“It is a dereliction of duty for them to refuse to provide support to Ukraine on the second anniversary of their attempt to hold the line against a dictator entering Ukraine and beyond, and for them to refuse to do their job and provide support for Israel as we have done since that nation’s birth in 1948,” Hochul said.

Republicans have blamed Democrats for not acting on their preferred relief packages.

“House Republicans approved aid to Israel months ago,” said the New York Republican. Mike Lawler he said in response to Hochul. “I have introduced legislation that would provide aid to Israel, Ukraine and Taiwan, as well as address challenges at our border. She should support that. “It is good for the allies, it is good for our country.”

Hochul has been an ardent supporter of Israel and traveled there 10 days after the October 7 terrorist attack by Hamas.

He has largely avoided criticism of how Israel has carried out its bombing of Gaza during the war and has pushed for the return of hostages held by Hamas.

Hochul apologized last week after making an analogy at a UJA Federation event to Canada’s attack on Buffalo.

“If one day Canada attacked Buffalo, sorry my friends, the next day there would be no Canada, right, right?” she said.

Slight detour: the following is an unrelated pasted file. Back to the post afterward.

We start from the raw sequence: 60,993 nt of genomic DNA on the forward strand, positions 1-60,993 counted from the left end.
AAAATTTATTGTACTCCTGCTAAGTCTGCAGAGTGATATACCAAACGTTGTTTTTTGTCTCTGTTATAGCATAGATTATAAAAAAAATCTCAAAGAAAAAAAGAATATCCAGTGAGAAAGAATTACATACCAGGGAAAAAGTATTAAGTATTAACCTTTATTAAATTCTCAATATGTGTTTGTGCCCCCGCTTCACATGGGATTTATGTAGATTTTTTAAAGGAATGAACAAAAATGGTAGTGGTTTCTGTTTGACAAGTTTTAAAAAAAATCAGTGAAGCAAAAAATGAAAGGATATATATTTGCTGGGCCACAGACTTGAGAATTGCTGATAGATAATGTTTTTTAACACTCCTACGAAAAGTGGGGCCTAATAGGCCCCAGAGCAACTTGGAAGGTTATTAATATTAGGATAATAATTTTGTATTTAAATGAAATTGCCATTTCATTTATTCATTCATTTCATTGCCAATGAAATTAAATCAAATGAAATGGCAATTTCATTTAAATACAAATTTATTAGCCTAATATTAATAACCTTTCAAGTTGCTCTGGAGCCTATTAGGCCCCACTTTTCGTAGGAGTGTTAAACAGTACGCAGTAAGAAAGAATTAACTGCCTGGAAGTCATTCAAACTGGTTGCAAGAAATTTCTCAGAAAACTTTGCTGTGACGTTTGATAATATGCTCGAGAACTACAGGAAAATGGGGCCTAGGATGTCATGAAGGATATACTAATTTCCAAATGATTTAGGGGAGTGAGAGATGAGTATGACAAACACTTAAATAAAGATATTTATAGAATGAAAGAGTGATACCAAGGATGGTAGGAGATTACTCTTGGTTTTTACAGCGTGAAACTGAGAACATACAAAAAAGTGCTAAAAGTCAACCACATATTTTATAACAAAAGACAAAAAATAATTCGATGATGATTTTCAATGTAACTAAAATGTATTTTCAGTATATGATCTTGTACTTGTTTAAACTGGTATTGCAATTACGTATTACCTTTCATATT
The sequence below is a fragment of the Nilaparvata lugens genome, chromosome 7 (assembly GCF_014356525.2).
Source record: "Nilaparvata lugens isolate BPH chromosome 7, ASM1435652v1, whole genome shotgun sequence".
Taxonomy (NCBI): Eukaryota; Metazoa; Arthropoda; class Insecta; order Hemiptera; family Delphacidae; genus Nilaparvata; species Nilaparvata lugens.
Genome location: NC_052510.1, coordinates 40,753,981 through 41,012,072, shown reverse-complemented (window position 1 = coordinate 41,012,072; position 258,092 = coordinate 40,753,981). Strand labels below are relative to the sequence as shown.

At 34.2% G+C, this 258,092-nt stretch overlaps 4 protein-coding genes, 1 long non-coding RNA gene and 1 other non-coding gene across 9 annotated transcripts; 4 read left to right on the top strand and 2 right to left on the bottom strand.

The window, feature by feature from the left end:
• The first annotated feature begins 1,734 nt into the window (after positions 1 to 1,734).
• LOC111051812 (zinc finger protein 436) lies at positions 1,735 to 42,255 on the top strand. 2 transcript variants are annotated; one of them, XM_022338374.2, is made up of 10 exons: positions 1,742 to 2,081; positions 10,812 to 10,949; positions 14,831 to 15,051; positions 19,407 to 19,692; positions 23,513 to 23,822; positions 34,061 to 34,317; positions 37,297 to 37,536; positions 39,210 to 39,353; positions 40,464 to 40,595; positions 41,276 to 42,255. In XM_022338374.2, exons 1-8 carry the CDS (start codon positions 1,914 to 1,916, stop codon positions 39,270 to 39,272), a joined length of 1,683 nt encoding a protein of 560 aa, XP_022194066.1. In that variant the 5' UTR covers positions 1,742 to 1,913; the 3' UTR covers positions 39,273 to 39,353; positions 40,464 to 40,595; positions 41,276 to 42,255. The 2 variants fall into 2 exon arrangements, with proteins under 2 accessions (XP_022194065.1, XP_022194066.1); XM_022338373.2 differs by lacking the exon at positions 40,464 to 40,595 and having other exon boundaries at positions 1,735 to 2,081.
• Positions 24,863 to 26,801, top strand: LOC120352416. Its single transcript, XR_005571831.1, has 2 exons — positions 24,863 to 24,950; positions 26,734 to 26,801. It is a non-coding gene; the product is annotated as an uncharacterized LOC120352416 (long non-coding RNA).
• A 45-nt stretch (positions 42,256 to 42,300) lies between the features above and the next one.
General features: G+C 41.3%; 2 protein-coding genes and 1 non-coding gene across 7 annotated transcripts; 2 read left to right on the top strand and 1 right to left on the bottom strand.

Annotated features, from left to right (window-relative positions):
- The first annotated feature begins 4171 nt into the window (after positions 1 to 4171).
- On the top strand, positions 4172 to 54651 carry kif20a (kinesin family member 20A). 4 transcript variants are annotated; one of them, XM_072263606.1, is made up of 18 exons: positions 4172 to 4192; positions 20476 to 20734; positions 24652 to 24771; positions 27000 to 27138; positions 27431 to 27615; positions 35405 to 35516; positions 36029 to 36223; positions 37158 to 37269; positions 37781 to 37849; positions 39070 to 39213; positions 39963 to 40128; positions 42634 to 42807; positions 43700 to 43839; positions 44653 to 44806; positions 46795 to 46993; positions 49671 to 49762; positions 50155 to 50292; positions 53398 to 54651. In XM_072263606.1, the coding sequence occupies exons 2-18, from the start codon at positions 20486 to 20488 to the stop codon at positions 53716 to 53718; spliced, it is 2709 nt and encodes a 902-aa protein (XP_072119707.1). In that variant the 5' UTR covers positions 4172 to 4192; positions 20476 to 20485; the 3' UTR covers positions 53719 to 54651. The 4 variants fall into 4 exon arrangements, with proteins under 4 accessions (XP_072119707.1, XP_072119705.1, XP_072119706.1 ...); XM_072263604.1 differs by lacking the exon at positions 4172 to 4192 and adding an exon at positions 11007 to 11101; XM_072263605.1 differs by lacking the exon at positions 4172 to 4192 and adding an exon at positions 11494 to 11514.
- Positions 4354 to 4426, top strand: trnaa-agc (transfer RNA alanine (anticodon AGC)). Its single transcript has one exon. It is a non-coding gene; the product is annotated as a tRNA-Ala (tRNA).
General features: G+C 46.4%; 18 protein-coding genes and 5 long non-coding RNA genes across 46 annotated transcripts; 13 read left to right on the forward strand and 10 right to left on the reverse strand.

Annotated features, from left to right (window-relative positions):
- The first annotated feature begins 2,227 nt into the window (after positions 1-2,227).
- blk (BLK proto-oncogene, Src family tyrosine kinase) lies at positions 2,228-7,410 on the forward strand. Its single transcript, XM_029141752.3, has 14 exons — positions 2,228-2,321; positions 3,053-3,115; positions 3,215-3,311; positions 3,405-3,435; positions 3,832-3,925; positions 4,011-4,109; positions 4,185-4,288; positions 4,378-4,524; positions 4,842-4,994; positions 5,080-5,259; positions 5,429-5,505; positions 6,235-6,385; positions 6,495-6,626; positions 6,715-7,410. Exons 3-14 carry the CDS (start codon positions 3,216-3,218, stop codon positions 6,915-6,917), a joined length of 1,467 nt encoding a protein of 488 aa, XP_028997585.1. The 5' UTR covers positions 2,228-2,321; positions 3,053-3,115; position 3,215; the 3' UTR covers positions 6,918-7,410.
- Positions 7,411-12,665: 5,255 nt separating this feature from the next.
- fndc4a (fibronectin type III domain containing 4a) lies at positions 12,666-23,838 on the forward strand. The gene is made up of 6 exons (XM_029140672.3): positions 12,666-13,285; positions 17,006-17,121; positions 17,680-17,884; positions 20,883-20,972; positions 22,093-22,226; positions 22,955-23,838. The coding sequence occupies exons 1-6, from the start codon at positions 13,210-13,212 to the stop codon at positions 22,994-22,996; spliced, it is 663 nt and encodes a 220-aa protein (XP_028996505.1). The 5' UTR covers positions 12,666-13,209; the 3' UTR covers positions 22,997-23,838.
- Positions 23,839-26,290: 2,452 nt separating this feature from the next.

Despite apologizing for his wording, he continued to affirm Israel’s right to defend itself after the terrorist attack.

“No one would ever question our right after 9/11 to go and find the attackers and eliminate them,” Hochul said Thursday.

New York is home to the world’s largest Jewish population outside of Israel, and support for the country has been a bipartisan hallmark of the state’s politics for decades.

Support for Israel still runs high among moderate Democrats like Hochul. Tom Suozziwho won a special election last week in a battleground House district on Long Island, ran as a staunch ally of Israel.

But fissures are opening up among Democrats nationally over Israel policy, part of a growing generational divide that could alter how the party approaches the issue in the future.

New York Democrats have been no exception.

More than 100 Democratic officials in New York, in a letter sent last week, asked the state’s two U.S. senators, Chuck Schumer and Kirsten Gillibrandto support “a permanent ceasefire.”

Hochul, however, urged Democrats to take a strong position on Israel.

“I want my party to be strong on this issue and support our president on this issue,” he said.

He also condemned people on the far left who have questioned the Holocaust.

“The Holocaust denier used to be a holdover from the far right, the extremist, crazy wing,” he said. “Now there are people in our party who wonder whether the Holocaust happened or not.”

But Hochul, who took office as governor in 2021, also took a more conciliatory view toward critics of Israel’s approach to the war.

“I understand that the feelings are deeply felt,” he said, noting his own opposition to apartheid in South Africa and his parents’ protest of the Vietnam War. “I understand the passion.”

Hochul said both sides of the debate should take a more compassionate view of Israelis and Palestinians.

“I want more people from the left, right or middle to understand what each population has gone through,” he said. “I think there is a fundamental lack of understanding.”

By Sam